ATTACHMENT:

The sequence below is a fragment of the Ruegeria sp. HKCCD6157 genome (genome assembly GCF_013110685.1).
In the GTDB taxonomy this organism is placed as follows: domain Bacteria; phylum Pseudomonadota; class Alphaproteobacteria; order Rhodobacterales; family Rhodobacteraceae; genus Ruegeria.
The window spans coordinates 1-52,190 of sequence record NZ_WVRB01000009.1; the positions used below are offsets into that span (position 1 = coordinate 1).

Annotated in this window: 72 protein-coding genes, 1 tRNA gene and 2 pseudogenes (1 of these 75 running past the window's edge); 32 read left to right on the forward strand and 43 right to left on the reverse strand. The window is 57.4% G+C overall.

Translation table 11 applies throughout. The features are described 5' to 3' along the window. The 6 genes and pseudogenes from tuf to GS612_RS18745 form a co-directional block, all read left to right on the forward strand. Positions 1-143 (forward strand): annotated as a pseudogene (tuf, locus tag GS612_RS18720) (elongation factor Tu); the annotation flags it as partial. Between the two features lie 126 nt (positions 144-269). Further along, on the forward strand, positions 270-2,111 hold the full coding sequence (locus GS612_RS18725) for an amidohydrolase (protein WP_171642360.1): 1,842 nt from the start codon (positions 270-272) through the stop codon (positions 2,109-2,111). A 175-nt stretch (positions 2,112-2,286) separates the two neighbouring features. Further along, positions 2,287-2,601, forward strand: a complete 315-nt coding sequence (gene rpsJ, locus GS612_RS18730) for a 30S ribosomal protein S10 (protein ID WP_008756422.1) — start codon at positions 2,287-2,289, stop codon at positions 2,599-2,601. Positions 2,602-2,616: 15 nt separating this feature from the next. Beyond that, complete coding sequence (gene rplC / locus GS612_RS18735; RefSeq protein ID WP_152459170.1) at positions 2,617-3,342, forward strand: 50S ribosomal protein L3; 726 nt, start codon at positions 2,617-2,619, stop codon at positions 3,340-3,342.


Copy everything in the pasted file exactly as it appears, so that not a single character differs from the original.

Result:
The sequence below is a fragment of the Ruegeria sp. HKCCD6157 genome (genome assembly GCF_013110685.1).
In the GTDB taxonomy this organism is placed as follows: domain Bacteria; phylum Pseudomonadota; class Alphaproteobacteria; order Rhodobacterales; family Rhodobacteraceae; genus Ruegeria.
The window spans coordinates 1-52,190 of sequence record NZ_WVRB01000009.1; the positions used below are offsets into that span (position 1 = coordinate 1).

Annotated in this window: 72 protein-coding genes, 1 tRNA gene and 2 pseudogenes (1 of these 75 running past the window's edge); 32 read left to right on the forward strand and 43 right to left on the reverse strand. The window is 57.4% G+C overall.

Translation table 11 applies throughout. The features are described 5' to 3' along the window. The 6 genes and pseudogenes from tuf to GS612_RS18745 form a co-directional block, all read left to right on the forward strand. Positions 1-143 (forward strand): annotated as a pseudogene (tuf, locus tag GS612_RS18720) (elongation factor Tu); the annotation flags it as partial. Between the two features lie 126 nt (positions 144-269). Further along, on the forward strand, positions 270-2,111 hold the full coding sequence (locus GS612_RS18725) for an amidohydrolase (protein WP_171642360.1): 1,842 nt from the start codon (positions 270-272) through the stop codon (positions 2,109-2,111). A 175-nt stretch (positions 2,112-2,286) separates the two neighbouring features. Further along, positions 2,287-2,601, forward strand: a complete 315-nt coding sequence (gene rpsJ, locus GS612_RS18730) for a 30S ribosomal protein S10 (protein ID WP_008756422.1) — start codon at positions 2,287-2,289, stop codon at positions 2,599-2,601. Positions 2,602-2,616: 15 nt separating this feature from the next. Beyond that, complete coding sequence (gene rplC / locus GS612_RS18735; RefSeq protein ID WP_152459170.1) at positions 2,617-3,342, forward strand: 50S ribosomal protein L3; 726 nt, start codon at positions 2,617-2,619, stop codon at positions 3,340-3,342.